How Major Life Events Impact Your Credit

They say time is money, and when it comes to credit history, this is definitely true. A credit report is a record of your financial actions, and it is also a record of your life—the places you’ve lived, the items you’ve purchased, and the ways you’ve spent your time. Most major life events—whether positive or negative—affect your credit report, some more than others. The following major life events can have a profound impact on your credit:

Marriage: Marriage opens up financial opportunities because you can pool your money, but it also brings on new responsibilities that can affect your personal credit and your credit report.

Consider the following:
  • Name change: If you change your name, you should notify both your creditors and the credit bureaus. Otherwise, you could lose your credit history completely.
  • Joint credit: Even if you plan to join financial forces with your new spouse, it’s a good idea for both of you to keep individual credit in your own names. If you decide to link credit with your spouse, keep in mind that you are responsible for all of his or her bills as well as your own.

Divorce: If you are in the midst of a divorce, be sure to contact your creditors and credit bureaus in order to protect the integrity of your credit report. These agencies will record your new contact information to help separate your financial transactions. Also, if your ex-spouse is disgruntled, secure your mail so he/she cannot steal items such as approved credit card applications. It’s also a good idea to speak with an attorney about closing joint accounts and paying off balances in the event of a divorce.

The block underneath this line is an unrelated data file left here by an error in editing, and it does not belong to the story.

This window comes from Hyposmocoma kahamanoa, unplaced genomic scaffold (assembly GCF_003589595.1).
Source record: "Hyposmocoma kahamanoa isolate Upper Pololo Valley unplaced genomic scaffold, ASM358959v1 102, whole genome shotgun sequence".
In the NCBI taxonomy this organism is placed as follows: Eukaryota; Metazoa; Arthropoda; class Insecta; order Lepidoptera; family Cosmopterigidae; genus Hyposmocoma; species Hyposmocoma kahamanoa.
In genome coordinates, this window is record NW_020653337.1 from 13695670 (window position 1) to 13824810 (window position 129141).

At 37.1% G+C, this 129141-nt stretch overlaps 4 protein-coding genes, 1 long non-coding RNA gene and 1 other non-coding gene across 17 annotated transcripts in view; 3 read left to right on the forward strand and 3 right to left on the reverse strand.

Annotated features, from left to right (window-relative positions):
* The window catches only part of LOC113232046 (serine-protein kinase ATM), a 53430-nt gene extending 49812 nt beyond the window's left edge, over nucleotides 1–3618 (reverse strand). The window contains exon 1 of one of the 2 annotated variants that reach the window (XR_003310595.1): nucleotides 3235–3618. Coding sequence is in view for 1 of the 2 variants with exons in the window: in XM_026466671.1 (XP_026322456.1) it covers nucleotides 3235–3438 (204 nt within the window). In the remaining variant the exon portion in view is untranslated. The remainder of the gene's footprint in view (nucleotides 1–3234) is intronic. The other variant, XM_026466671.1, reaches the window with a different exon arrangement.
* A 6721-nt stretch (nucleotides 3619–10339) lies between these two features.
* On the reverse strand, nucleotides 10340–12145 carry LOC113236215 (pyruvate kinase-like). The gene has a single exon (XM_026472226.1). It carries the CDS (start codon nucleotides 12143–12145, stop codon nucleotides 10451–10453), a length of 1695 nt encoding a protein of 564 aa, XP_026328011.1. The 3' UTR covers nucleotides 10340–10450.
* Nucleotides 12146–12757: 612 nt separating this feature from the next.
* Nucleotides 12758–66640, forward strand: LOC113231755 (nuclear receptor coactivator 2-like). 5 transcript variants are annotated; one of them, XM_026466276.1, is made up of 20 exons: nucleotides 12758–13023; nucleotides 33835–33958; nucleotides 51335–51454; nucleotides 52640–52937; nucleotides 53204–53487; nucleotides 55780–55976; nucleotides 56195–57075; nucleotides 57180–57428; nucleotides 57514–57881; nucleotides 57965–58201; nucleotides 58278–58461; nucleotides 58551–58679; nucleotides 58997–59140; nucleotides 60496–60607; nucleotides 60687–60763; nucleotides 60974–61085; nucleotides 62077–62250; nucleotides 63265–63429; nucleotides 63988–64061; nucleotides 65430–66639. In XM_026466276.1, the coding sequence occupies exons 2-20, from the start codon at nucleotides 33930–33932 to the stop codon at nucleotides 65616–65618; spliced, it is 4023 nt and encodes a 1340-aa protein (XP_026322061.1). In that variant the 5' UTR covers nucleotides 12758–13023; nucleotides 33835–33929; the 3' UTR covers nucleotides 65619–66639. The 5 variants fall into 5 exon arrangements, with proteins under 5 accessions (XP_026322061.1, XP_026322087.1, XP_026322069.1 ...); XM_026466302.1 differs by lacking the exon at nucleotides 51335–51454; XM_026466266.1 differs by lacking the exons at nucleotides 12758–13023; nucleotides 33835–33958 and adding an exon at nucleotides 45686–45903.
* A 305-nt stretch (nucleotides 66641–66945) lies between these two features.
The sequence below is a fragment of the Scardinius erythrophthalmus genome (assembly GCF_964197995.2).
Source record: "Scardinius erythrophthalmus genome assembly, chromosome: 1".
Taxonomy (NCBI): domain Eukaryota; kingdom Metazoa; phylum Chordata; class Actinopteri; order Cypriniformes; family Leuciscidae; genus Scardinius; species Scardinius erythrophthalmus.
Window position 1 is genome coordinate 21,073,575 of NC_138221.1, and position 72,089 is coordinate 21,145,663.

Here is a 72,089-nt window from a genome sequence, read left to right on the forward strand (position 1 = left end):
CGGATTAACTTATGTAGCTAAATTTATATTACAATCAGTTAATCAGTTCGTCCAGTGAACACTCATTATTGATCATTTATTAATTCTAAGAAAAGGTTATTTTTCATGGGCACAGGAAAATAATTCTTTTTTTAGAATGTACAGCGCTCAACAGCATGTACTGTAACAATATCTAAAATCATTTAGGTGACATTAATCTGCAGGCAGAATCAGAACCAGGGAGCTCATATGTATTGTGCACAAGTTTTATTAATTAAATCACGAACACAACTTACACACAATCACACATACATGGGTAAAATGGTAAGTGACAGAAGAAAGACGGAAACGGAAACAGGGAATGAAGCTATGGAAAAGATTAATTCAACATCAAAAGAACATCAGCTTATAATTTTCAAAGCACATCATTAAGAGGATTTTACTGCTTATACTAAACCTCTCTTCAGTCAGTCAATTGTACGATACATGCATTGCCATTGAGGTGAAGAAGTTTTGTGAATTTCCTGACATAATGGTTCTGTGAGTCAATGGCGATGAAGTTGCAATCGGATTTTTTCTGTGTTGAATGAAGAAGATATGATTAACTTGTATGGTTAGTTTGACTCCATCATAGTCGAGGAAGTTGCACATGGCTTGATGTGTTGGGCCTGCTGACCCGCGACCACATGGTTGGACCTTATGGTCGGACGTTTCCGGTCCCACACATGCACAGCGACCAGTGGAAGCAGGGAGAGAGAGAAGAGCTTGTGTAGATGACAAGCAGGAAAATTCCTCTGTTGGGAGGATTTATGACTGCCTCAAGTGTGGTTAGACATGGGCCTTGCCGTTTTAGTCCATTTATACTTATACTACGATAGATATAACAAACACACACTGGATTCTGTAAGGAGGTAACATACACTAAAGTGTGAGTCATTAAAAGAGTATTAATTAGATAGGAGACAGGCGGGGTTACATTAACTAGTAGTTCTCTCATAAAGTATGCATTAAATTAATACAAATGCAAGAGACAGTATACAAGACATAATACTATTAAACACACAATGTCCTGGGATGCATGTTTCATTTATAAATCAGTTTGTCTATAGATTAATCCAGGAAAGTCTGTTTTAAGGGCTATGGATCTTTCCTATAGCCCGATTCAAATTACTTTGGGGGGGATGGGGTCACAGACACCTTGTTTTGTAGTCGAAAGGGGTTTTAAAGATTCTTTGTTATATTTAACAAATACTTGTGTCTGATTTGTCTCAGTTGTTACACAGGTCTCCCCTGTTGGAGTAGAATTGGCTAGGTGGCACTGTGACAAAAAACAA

Buying a home: The purchase of a home, particularly if you are a first time home buyer, affects your credit report both positively and negatively. For one, it helps you build equity and adds to your net worth. But on the other hand, a mortgage is a huge loan that substantially increases the amount of debt on your credit report.

Having a baby: With children come significant financial demands, and therefore, new demands on your credit. Your expenses will increase after you have a child, and you will have to start using your credit wisely in order to plan for college in 18 years.

Death of a spouse: If you share a joint account with your husband or wife, a creditor cannot change the terms of the account if your spouse dies. Instead, you will most likely be forced to reapply in your own name. If you haven’t established sufficient credit yourself, you may be turned down. So it’s important to maintain some form of independent credit throughout your marriage.

A lost job: If you lose your job, be sure to inform your lenders and credit card companies immediately; they may be able to help you achieve reduced payments while you are in between jobs.

Whether or not you are currently facing a major life event, you are likely to face one in the future. Obtaining a copy of your credit report can ease financial burdens that may arise during life-changing times.

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